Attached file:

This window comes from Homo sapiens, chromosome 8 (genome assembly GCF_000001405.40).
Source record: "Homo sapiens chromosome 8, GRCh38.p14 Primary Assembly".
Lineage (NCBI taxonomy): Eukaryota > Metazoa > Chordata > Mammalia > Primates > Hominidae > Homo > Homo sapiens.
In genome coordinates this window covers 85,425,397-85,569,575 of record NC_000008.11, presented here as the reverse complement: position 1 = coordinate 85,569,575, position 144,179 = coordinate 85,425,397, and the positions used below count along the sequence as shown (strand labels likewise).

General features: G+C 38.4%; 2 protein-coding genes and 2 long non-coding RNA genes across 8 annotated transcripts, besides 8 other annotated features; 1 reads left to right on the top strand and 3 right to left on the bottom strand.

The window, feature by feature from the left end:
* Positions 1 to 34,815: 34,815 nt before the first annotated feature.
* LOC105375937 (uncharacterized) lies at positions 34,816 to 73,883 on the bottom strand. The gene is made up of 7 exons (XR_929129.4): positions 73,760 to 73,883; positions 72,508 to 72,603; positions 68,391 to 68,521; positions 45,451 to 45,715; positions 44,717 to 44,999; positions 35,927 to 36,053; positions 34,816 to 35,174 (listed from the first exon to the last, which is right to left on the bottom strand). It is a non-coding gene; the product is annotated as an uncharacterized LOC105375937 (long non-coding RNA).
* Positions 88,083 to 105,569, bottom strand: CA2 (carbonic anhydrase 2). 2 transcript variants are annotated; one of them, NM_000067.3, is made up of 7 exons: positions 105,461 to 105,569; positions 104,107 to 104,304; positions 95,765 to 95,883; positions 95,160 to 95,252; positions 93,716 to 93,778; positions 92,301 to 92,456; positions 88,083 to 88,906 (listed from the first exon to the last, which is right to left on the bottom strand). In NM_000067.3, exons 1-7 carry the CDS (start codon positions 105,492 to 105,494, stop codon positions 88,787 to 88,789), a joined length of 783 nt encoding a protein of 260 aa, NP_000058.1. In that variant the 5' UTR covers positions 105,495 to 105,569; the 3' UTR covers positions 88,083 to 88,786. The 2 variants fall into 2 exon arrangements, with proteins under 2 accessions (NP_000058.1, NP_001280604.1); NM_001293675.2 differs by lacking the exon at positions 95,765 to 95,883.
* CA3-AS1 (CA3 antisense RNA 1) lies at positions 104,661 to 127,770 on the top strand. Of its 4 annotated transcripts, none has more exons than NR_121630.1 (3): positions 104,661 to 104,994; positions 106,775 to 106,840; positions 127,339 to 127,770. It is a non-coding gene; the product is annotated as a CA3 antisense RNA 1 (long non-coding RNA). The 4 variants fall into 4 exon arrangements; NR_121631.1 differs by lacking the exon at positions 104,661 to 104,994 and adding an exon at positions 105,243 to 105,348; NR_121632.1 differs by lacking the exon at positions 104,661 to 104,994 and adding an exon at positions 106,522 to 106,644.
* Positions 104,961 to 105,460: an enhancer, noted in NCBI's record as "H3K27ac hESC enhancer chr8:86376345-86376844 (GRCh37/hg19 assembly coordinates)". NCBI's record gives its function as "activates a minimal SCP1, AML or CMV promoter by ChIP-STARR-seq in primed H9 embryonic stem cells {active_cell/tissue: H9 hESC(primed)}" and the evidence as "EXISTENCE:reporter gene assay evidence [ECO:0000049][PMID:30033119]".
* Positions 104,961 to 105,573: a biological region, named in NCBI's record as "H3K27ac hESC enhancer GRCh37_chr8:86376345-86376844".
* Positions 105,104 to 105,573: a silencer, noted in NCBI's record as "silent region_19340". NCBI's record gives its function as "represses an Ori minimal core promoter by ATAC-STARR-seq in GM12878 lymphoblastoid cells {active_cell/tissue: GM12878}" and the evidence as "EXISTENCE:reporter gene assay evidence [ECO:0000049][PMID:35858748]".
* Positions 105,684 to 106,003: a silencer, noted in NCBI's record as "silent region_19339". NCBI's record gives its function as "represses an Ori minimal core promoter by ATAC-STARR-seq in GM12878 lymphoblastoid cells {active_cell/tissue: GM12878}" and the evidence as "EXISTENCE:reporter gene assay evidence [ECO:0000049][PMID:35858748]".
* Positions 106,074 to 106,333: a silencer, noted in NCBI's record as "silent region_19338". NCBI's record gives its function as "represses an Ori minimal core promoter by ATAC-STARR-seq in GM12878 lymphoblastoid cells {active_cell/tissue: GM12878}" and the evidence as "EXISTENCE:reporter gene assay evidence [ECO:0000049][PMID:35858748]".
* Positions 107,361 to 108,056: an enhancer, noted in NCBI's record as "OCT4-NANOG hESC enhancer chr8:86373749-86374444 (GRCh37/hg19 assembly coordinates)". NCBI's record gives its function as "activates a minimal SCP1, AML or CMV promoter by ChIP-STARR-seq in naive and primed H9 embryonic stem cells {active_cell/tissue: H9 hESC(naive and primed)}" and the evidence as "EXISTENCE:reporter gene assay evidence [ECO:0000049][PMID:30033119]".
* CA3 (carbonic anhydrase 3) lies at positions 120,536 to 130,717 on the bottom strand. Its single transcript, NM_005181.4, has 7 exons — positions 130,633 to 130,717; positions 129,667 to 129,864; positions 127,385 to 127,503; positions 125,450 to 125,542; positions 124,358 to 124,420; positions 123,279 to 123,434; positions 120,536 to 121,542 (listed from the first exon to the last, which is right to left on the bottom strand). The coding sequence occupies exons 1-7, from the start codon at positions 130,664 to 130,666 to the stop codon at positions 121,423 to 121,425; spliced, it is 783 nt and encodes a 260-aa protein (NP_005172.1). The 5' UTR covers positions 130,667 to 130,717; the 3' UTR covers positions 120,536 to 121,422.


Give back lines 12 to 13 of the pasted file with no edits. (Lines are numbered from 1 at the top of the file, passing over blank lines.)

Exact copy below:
* Positions 104,961 to 105,573: a biological region, named in NCBI's record as "H3K27ac hESC enhancer GRCh37_chr8:86376345-86376844".
* Positions 105,104 to 105,573: a silencer, noted in NCBI's record as "silent region_19340". NCBI's record gives its function as "represses an Ori minimal core promoter by ATAC-STARR-seq in GM12878 lymphoblastoid cells {active_cell/tissue: GM12878}" and the evidence as "EXISTENCE:reporter gene assay evidence [ECO:0000049][PMID:35858748]".